More protein, fewer carbohydrates: It's the prescription of nearly every weight-loss and muscle-building plan today. But how much protein do you need?
Active men should aim to get 20 percent of their daily calories from protein. So if you weigh 180 pounds and eat about 2,400 calories a day, this means consuming 120 grams – the equivalent of a pound of steak. If this sounds gluttonous, remember that meat isn't the only source. Dairy, soy, fish, beans, and nuts contain protein, as do vegetables and grains. A head of cauliflower packs in 5 grams, while a cup of quinoa delivers 8 grams, the same as a glass of milk. Brown rice and whole-wheat bread have 5 grams and 4 grams of protein, respectively. Although these foods aren't complete proteins, meaning they don't have all nine essential amino acids, they can and should still be combined into your daily protein intake.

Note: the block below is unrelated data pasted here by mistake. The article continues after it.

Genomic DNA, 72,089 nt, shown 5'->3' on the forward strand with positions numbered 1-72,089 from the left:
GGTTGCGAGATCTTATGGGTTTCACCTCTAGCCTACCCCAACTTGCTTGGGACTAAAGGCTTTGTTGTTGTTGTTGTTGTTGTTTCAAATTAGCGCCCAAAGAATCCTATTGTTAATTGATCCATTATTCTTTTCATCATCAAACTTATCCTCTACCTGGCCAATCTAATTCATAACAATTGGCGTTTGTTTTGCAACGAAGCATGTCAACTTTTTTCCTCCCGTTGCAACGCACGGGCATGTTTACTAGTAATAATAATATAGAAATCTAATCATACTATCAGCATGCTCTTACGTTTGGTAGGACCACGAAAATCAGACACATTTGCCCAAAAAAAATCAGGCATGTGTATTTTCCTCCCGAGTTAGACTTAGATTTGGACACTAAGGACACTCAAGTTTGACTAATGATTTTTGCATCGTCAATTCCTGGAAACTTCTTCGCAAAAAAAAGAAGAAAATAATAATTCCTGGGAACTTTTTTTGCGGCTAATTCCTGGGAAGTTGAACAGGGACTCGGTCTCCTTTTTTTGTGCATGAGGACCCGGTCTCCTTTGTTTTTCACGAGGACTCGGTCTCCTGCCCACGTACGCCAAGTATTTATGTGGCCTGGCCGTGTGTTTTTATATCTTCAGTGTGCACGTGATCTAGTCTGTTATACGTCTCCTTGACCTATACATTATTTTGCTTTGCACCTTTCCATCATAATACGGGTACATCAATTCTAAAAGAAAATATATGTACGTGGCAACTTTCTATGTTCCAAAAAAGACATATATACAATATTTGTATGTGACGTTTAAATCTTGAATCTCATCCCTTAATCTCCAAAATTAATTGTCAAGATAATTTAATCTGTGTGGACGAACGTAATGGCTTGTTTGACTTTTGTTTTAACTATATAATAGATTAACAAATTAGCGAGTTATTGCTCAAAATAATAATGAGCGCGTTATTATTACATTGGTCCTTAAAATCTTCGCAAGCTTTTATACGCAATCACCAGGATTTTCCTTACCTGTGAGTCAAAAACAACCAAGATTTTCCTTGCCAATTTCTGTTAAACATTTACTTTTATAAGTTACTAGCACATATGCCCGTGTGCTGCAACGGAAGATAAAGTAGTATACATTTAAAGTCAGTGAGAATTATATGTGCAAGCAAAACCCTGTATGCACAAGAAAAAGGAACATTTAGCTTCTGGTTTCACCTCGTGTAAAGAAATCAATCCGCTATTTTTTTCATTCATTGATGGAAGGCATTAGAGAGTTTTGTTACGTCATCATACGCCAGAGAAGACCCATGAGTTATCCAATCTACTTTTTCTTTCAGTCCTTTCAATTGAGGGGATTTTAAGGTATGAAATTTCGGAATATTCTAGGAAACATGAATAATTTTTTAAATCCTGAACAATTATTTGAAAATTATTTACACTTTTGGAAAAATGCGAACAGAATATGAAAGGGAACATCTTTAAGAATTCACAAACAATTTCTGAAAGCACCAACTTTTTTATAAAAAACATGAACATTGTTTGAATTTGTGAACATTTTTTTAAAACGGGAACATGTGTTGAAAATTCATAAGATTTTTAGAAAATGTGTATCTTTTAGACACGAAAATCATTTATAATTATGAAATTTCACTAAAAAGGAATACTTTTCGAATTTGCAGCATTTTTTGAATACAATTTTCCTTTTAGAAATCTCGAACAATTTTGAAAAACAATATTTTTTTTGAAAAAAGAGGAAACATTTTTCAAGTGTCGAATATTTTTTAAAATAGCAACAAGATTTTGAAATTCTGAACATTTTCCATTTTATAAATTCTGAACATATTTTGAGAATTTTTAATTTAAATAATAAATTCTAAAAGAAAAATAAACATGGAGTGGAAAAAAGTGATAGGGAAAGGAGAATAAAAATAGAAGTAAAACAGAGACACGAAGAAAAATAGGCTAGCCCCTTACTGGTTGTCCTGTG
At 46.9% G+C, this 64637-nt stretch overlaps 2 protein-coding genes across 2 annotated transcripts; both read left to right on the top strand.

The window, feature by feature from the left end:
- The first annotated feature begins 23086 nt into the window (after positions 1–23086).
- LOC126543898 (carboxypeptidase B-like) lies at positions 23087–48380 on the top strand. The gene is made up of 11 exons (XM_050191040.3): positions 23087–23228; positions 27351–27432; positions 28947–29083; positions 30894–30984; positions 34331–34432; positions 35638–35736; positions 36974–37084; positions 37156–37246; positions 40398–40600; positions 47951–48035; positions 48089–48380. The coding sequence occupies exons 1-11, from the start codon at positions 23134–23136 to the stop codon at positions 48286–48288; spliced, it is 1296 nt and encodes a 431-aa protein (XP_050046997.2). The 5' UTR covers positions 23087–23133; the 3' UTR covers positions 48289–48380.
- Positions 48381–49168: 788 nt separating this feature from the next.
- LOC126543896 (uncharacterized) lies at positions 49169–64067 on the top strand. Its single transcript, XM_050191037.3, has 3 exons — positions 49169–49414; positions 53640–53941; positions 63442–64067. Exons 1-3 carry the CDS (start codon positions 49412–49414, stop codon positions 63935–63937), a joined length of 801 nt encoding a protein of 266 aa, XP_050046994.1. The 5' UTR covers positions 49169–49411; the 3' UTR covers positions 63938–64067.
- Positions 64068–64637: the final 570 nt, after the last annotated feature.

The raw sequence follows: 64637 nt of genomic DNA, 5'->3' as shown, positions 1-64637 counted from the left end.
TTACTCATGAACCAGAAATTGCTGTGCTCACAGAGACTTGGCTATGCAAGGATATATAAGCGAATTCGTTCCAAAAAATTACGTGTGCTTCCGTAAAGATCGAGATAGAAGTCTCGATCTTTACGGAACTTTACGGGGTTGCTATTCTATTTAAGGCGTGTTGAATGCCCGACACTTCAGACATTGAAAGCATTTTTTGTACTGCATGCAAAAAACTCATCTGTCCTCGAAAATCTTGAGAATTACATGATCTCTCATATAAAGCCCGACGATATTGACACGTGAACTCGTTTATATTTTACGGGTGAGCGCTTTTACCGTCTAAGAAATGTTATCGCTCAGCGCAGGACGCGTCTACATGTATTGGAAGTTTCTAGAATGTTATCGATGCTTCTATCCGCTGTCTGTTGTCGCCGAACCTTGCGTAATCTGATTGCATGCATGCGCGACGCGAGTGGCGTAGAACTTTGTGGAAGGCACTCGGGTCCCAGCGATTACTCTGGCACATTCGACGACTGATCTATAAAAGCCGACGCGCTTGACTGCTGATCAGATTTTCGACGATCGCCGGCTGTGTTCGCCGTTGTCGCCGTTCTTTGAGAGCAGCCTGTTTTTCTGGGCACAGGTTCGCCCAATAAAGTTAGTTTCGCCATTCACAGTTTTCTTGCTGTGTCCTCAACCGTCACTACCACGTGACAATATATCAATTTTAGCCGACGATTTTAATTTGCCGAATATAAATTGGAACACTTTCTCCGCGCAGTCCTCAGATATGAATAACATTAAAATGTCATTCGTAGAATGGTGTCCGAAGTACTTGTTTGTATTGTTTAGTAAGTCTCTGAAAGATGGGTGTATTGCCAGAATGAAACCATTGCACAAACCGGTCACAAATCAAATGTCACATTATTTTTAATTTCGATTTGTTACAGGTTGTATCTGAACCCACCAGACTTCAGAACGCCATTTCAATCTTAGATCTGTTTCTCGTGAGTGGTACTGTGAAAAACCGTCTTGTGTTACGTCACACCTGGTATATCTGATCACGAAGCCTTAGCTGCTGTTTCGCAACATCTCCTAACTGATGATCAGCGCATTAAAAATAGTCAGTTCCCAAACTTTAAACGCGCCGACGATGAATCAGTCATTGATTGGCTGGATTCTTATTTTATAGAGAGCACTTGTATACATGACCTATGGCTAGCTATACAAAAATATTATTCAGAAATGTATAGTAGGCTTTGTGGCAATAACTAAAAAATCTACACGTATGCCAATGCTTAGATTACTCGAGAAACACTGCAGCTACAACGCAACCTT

Even if you're not vegetarian, consider making more of your meals meatless: Many conventional cuts of meat are packed with saturated fats, hormones, antibiotics, and other harmful additives. Use this guide to help identify which foods are highest in protein but low in saturated fat and unhealthy chemicals. Launch Gallery >>
Work out regularly? Eat dairy, which contains casein, the optimal protein to prevent muscle breakdown, and whey, which helps promote muscle growth. Whole milk, yogurt, and cheese are high in saturated fat and cholesterol, so opt for 1 percent or skim, and low-fat or non-fat yogurt. Look for reduced-fat varieties of cow and goat cheeses, and stick to one ounce – about the size of two nine-volt batteries. Choose nonfat Greek-style yogurt, which has 18 grams and a consistently high dose of probiotics to help promote digestion and gut health. A six-ounce container of plain, low-fat yogurt has only 9 grams of protein and, on average, fewer probiotics. Protein power: Excellent.